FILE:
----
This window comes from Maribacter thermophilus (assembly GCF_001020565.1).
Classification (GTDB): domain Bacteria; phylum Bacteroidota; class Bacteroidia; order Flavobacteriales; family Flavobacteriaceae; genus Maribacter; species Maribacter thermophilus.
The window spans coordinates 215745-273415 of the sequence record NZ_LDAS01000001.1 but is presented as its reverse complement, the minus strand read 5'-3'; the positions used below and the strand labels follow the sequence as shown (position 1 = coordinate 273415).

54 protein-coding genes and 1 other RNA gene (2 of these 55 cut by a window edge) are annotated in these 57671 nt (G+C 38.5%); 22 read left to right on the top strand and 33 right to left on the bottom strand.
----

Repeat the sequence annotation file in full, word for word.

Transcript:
This window comes from Maribacter thermophilus (assembly GCF_001020565.1).
Classification (GTDB): domain Bacteria; phylum Bacteroidota; class Bacteroidia; order Flavobacteriales; family Flavobacteriaceae; genus Maribacter; species Maribacter thermophilus.
The window spans coordinates 215745-273415 of the sequence record NZ_LDAS01000001.1 but is presented as its reverse complement, the minus strand read 5'-3'; the positions used below and the strand labels follow the sequence as shown (position 1 = coordinate 273415).

54 protein-coding genes and 1 other RNA gene (2 of these 55 cut by a window edge) are annotated in these 57671 nt (G+C 38.5%); 22 read left to right on the top strand and 33 right to left on the bottom strand.